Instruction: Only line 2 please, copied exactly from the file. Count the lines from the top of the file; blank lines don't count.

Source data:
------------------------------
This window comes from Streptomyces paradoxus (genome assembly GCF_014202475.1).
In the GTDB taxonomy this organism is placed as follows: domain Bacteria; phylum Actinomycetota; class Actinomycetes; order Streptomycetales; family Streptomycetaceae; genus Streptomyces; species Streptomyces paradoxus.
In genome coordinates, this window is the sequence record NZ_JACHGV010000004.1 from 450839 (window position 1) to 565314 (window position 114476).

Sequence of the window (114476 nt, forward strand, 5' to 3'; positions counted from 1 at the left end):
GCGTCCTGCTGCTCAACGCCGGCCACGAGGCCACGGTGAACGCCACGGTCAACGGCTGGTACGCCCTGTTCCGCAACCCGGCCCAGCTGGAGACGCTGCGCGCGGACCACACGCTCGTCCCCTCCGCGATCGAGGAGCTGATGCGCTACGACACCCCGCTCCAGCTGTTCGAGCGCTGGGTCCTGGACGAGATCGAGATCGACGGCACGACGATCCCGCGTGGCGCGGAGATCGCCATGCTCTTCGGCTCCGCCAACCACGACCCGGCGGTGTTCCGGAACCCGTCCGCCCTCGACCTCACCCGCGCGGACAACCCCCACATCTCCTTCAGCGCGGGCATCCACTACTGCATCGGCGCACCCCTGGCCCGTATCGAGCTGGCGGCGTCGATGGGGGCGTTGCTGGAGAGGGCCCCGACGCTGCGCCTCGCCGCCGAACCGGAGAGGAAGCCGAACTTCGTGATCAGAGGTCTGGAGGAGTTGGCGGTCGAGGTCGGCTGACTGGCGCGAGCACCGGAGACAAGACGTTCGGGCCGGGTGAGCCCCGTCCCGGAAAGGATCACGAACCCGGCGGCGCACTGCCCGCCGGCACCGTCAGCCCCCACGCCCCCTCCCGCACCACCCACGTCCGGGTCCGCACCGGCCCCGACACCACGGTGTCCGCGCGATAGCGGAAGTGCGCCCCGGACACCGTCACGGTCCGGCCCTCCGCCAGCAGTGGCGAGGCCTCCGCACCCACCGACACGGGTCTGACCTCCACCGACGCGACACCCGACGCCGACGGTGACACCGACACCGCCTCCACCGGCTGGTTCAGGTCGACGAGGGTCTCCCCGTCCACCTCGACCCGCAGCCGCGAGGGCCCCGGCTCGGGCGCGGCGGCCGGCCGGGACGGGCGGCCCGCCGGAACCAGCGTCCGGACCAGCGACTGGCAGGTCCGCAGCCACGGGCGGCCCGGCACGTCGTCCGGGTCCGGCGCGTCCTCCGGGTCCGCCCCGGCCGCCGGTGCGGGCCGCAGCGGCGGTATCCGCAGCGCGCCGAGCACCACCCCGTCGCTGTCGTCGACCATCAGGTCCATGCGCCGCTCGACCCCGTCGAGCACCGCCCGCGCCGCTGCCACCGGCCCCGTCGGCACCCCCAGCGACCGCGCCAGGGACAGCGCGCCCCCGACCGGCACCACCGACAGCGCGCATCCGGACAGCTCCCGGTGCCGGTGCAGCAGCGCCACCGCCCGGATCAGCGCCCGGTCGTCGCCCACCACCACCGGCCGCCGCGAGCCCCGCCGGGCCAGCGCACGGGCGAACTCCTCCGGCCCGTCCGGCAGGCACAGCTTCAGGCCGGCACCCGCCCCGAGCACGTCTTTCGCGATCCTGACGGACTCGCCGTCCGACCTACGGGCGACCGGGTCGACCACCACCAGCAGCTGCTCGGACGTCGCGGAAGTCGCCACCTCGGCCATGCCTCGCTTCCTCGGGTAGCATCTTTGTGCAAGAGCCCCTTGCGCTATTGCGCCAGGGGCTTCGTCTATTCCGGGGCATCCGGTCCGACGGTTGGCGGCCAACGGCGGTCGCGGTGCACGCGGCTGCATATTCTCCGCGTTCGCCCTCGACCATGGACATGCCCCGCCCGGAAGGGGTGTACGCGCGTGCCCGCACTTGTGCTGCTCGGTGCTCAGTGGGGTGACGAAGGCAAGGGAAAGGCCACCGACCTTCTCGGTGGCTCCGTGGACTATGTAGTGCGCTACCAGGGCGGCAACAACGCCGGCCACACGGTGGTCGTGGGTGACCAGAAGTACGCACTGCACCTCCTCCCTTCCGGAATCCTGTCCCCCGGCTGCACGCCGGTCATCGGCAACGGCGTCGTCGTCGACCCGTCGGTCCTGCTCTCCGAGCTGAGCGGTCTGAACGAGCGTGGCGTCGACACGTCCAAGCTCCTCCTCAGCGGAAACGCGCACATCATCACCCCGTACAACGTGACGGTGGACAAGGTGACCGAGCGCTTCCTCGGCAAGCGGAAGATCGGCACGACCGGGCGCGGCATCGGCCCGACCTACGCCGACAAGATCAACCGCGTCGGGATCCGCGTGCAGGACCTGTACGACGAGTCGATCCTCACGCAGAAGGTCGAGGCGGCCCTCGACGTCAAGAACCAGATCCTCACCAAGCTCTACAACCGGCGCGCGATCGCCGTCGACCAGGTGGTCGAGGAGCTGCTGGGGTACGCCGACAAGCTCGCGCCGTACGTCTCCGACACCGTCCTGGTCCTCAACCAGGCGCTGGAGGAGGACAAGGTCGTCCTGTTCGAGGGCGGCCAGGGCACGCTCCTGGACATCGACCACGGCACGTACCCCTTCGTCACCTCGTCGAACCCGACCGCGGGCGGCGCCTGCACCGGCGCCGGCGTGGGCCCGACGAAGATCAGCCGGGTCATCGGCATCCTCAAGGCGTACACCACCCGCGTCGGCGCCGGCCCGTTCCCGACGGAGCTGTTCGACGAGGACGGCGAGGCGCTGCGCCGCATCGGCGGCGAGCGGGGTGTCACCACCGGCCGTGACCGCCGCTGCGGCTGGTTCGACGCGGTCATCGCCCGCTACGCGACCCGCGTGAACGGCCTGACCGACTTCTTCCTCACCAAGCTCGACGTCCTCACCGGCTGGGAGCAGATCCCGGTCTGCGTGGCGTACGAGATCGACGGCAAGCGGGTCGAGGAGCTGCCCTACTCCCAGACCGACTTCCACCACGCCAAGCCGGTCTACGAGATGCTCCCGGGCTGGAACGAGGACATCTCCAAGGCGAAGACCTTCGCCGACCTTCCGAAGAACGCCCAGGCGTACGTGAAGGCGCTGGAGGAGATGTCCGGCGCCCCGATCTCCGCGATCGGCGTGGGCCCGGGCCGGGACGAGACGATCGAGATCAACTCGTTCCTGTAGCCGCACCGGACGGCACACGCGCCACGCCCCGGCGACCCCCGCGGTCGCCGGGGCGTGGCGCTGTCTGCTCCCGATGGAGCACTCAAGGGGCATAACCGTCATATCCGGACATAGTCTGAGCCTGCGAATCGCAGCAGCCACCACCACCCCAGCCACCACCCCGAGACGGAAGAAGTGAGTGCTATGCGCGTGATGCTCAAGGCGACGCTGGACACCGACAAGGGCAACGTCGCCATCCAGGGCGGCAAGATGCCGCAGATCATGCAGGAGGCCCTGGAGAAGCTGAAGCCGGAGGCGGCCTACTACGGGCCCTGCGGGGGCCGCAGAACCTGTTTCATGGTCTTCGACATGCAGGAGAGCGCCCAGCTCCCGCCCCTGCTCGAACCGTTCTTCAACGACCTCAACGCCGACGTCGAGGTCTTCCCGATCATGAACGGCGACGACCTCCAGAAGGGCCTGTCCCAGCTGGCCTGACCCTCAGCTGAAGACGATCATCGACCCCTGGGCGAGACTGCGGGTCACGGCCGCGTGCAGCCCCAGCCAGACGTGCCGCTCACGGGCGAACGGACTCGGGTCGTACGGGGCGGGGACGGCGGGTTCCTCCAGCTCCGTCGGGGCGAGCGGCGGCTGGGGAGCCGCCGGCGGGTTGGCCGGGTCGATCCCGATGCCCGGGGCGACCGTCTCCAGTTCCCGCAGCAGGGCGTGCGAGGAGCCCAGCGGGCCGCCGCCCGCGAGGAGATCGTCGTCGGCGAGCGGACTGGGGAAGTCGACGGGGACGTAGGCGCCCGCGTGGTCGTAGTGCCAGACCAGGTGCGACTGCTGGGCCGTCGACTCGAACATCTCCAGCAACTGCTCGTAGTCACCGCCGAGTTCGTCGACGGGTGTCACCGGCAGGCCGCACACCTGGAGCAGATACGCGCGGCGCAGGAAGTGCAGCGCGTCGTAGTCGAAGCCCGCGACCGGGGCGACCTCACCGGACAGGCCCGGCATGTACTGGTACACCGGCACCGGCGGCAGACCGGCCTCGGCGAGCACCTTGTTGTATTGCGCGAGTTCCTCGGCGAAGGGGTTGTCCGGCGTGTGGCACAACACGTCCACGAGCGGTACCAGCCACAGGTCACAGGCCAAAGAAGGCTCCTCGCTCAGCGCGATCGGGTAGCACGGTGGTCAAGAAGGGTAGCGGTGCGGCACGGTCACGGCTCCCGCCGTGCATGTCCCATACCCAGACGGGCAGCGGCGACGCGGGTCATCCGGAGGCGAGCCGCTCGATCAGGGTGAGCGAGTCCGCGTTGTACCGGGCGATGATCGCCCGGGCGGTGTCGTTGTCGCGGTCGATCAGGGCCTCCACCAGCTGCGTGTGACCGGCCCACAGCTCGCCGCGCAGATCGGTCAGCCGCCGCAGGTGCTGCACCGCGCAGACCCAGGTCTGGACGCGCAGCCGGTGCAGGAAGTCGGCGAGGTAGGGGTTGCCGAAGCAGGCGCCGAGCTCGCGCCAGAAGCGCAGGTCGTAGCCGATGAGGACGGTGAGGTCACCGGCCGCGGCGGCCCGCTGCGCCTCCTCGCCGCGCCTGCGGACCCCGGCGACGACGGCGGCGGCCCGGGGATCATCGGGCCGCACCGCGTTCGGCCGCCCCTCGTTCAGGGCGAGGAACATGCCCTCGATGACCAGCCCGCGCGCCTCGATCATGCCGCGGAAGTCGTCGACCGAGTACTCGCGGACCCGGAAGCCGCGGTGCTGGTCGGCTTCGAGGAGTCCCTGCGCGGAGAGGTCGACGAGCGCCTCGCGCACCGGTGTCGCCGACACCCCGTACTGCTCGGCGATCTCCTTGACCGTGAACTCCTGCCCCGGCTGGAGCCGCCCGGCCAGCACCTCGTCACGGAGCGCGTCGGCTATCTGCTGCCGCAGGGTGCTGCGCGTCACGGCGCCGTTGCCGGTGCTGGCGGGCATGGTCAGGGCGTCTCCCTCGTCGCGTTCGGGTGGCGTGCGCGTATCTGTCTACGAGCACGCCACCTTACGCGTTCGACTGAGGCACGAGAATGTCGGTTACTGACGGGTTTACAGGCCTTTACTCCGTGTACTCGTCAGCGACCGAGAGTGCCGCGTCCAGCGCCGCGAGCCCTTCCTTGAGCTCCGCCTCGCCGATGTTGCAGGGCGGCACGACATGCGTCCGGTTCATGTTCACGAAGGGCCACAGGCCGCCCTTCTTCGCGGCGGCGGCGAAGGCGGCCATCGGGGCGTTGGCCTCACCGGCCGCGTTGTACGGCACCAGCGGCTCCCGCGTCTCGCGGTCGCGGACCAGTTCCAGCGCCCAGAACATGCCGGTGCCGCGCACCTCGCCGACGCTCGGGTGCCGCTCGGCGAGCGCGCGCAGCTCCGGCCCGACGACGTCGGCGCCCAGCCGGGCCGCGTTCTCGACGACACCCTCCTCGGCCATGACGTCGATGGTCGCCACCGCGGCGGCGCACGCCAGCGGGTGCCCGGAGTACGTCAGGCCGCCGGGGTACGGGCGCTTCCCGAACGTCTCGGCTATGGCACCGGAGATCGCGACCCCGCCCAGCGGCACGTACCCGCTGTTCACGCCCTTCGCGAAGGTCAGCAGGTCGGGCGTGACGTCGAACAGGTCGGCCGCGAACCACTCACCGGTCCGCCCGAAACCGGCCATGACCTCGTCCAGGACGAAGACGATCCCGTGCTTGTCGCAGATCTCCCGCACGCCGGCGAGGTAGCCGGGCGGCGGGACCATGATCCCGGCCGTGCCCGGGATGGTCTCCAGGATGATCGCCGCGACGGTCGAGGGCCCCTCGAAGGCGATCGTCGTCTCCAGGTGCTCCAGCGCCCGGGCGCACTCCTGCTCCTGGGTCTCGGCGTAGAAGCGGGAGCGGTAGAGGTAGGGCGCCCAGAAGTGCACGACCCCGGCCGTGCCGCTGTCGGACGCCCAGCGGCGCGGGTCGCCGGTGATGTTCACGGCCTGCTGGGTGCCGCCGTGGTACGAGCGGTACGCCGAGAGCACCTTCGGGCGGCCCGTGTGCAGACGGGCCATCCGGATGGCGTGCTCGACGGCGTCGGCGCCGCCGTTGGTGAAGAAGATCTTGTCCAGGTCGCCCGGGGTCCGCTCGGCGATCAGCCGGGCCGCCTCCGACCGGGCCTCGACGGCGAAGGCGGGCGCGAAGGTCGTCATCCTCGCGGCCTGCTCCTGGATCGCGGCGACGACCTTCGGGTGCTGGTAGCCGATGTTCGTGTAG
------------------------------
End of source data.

In the GTDB taxonomy this organism is placed as follows: domain Bacteria; phylum Actinomycetota; class Actinomycetes; order Streptomycetales; family Streptomycetaceae; genus Streptomyces; species Streptomyces paradoxus.